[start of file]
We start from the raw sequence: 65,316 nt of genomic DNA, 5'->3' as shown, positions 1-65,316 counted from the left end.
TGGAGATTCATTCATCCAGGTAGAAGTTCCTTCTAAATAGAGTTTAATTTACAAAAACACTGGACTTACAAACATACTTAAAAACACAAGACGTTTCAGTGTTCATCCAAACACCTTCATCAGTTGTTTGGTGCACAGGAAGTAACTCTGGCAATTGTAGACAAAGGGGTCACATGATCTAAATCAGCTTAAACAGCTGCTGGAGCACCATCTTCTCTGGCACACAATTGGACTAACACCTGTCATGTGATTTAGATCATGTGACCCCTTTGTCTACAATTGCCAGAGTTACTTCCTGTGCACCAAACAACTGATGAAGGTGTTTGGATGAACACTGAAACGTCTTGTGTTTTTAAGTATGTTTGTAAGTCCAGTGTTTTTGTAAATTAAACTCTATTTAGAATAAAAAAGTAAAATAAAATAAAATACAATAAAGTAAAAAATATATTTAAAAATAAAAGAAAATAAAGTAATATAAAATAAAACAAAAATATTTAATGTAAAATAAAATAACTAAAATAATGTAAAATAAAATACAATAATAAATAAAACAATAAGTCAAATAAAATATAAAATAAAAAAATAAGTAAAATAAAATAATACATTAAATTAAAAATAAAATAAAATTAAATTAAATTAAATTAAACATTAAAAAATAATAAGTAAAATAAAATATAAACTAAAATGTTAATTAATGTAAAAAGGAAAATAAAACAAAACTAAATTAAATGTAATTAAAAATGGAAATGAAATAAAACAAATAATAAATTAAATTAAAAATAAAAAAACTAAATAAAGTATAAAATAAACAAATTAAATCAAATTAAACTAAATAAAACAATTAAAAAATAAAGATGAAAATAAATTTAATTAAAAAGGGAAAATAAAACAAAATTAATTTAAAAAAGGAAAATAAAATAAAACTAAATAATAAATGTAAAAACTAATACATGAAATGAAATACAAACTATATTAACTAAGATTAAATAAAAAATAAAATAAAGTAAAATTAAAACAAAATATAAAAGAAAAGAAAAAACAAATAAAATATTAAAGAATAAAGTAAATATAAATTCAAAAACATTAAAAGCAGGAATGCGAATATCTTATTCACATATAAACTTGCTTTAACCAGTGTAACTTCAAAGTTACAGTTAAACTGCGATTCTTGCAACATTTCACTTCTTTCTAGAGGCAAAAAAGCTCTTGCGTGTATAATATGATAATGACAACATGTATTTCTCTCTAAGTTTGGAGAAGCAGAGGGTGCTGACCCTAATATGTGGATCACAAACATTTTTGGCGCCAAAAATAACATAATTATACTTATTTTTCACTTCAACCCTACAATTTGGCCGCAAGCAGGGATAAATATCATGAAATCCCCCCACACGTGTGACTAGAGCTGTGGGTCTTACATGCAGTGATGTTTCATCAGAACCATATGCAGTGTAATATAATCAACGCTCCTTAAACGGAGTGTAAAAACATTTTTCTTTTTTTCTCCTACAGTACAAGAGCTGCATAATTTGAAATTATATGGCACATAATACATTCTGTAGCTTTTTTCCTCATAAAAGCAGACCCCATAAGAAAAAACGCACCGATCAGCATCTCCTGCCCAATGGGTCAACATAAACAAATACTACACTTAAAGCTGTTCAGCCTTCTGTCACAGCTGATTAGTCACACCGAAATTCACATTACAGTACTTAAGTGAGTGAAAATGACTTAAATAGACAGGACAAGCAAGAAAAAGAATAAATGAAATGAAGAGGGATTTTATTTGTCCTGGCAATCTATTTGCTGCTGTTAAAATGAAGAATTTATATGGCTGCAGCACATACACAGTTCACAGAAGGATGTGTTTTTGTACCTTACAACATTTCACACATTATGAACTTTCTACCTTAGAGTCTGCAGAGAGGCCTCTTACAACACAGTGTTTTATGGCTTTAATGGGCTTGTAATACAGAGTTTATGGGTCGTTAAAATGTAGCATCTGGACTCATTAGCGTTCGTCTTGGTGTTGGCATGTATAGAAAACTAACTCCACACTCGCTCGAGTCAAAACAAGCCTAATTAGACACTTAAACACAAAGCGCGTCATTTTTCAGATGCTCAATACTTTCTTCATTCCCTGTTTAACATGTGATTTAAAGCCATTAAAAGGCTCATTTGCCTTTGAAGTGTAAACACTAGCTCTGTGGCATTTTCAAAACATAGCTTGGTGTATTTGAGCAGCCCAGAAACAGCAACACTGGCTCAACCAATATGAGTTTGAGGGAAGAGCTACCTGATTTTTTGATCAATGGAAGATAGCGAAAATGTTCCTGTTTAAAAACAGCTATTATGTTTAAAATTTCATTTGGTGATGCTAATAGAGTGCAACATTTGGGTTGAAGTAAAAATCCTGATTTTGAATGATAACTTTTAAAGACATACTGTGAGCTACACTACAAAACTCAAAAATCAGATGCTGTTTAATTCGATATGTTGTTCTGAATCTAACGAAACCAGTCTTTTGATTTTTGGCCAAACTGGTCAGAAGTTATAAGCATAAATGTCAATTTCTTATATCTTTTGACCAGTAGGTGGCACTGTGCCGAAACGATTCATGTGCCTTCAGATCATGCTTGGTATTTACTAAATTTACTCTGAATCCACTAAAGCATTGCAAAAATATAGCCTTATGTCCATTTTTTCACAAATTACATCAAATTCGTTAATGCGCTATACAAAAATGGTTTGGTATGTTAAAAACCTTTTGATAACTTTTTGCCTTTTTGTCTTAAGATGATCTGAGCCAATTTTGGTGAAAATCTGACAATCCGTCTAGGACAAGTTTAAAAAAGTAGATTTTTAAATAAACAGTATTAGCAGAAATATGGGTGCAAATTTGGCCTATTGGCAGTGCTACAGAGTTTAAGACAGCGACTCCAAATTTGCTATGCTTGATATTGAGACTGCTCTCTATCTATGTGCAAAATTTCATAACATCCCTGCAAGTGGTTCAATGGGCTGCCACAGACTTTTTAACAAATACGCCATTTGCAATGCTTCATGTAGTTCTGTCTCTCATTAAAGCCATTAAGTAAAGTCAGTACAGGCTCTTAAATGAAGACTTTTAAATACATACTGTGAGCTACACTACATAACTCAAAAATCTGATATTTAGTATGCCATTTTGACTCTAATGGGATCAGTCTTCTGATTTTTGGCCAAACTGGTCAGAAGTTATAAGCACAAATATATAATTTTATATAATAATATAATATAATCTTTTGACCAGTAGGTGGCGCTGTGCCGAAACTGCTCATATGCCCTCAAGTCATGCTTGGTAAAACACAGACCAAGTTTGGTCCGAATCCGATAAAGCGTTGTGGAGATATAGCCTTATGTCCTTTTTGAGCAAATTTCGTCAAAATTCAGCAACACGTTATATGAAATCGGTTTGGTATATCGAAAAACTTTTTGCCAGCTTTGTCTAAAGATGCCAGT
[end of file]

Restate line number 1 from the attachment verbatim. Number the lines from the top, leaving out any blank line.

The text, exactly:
We start from the raw sequence: 65,316 nt of genomic DNA, 5'->3' as shown, positions 1-65,316 counted from the left end.